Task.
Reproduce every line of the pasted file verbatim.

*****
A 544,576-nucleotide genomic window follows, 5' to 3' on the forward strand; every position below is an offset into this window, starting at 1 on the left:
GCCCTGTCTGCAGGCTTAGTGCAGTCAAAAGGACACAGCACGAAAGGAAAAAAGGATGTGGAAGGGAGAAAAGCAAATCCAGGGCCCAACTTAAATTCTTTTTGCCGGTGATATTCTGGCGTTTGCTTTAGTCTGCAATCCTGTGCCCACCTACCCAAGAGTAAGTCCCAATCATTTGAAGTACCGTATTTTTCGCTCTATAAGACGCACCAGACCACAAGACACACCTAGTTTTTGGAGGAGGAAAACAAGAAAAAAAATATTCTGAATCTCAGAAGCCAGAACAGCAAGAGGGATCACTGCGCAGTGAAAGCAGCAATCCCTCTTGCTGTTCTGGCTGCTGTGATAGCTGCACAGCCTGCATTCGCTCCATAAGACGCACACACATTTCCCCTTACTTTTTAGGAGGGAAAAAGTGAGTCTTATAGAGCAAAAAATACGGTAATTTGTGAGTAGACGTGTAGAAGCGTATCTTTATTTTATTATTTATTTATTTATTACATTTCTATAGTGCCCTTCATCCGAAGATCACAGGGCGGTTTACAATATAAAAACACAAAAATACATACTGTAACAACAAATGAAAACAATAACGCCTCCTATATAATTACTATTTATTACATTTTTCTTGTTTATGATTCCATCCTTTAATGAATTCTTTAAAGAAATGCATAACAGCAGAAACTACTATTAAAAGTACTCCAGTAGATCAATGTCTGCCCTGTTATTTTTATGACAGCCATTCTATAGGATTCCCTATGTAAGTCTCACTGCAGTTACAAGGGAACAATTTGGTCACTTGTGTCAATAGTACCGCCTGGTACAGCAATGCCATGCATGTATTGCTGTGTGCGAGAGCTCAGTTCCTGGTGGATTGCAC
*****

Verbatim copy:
A 544,576-nucleotide genomic window follows, 5' to 3' on the forward strand; every position below is an offset into this window, starting at 1 on the left:
GCCCTGTCTGCAGGCTTAGTGCAGTCAAAAGGACACAGCACGAAAGGAAAAAAGGATGTGGAAGGGAGAAAAGCAAATCCAGGGCCCAACTTAAATTCTTTTTGCCGGTGATATTCTGGCGTTTGCTTTAGTCTGCAATCCTGTGCCCACCTACCCAAGAGTAAGTCCCAATCATTTGAAGTACCGTATTTTTCGCTCTATAAGACGCACCAGACCACAAGACACACCTAGTTTTTGGAGGAGGAAAACAAGAAAAAAAATATTCTGAATCTCAGAAGCCAGAACAGCAAGAGGGATCACTGCGCAGTGAAAGCAGCAATCCCTCTTGCTGTTCTGGCTGCTGTGATAGCTGCACAGCCTGCATTCGCTCCATAAGACGCACACACATTTCCCCTTACTTTTTAGGAGGGAAAAAGTGAGTCTTATAGAGCAAAAAATACGGTAATTTGTGAGTAGACGTGTAGAAGCGTATCTTTATTTTATTATTTATTTATTTATTACATTTCTATAGTGCCCTTCATCCGAAGATCACAGGGCGGTTTACAATATAAAAACACAAAAATACATACTGTAACAACAAATGAAAACAATAACGCCTCCTATATAATTACTATTTATTACATTTTTCTTGTTTATGATTCCATCCTTTAATGAATTCTTTAAAGAAATGCATAACAGCAGAAACTACTATTAAAAGTACTCCAGTAGATCAATGTCTGCCCTGTTATTTTTATGACAGCCATTCTATAGGATTCCCTATGTAAGTCTCACTGCAGTTACAAGGGAACAATTTGGTCACTTGTGTCAATAGTACCGCCTGGTACAGCAATGCCATGCATGTATTGCTGTGTGCGAGAGCTCAGTTCCTGGTGGATTGCAC